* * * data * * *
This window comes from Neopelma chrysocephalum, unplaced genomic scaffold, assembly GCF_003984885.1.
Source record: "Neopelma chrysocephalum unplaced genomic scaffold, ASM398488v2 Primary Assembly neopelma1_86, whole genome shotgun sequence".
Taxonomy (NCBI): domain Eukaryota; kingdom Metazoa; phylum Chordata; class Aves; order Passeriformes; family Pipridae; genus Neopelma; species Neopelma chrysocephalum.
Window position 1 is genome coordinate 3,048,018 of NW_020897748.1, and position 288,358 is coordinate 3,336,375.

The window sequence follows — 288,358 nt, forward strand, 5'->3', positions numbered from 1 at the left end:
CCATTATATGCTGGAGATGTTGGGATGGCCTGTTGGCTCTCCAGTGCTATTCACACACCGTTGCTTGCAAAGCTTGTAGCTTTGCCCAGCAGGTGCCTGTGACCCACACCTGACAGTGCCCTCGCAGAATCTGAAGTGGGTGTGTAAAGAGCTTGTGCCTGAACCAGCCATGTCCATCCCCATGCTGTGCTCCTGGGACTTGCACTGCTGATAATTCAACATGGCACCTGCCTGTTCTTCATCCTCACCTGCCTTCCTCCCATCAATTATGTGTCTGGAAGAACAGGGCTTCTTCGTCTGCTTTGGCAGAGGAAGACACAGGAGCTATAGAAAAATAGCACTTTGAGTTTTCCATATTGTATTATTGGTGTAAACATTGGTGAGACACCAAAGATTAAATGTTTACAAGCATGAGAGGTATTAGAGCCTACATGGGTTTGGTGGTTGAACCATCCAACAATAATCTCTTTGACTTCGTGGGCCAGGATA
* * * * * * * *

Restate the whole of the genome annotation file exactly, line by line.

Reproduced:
This window comes from Neopelma chrysocephalum, unplaced genomic scaffold, assembly GCF_003984885.1.
Source record: "Neopelma chrysocephalum unplaced genomic scaffold, ASM398488v2 Primary Assembly neopelma1_86, whole genome shotgun sequence".
Taxonomy (NCBI): domain Eukaryota; kingdom Metazoa; phylum Chordata; class Aves; order Passeriformes; family Pipridae; genus Neopelma; species Neopelma chrysocephalum.
Window position 1 is genome coordinate 3,048,018 of NW_020897748.1, and position 288,358 is coordinate 3,336,375.

The window sequence follows — 288,358 nt, forward strand, 5'->3', positions numbered from 1 at the left end:
CCATTATATGCTGGAGATGTTGGGATGGCCTGTTGGCTCTCCAGTGCTATTCACACACCGTTGCTTGCAAAGCTTGTAGCTTTGCCCAGCAGGTGCCTGTGACCCACACCTGACAGTGCCCTCGCAGAATCTGAAGTGGGTGTGTAAAGAGCTTGTGCCTGAACCAGCCATGTCCATCCCCATGCTGTGCTCCTGGGACTTGCACTGCTGATAATTCAACATGGCACCTGCCTGTTCTTCATCCTCACCTGCCTTCCTCCCATCAATTATGTGTCTGGAAGAACAGGGCTTCTTCGTCTGCTTTGGCAGAGGAAGACACAGGAGCTATAGAAAAATAGCACTTTGAGTTTTCCATATTGTATTATTGGTGTAAACATTGGTGAGACACCAAAGATTAAATGTTTACAAGCATGAGAGGTATTAGAGCCTACATGGGTTTGGTGGTTGAACCATCCAACAATAATCTCTTTGACTTCGTGGGCCAGGATA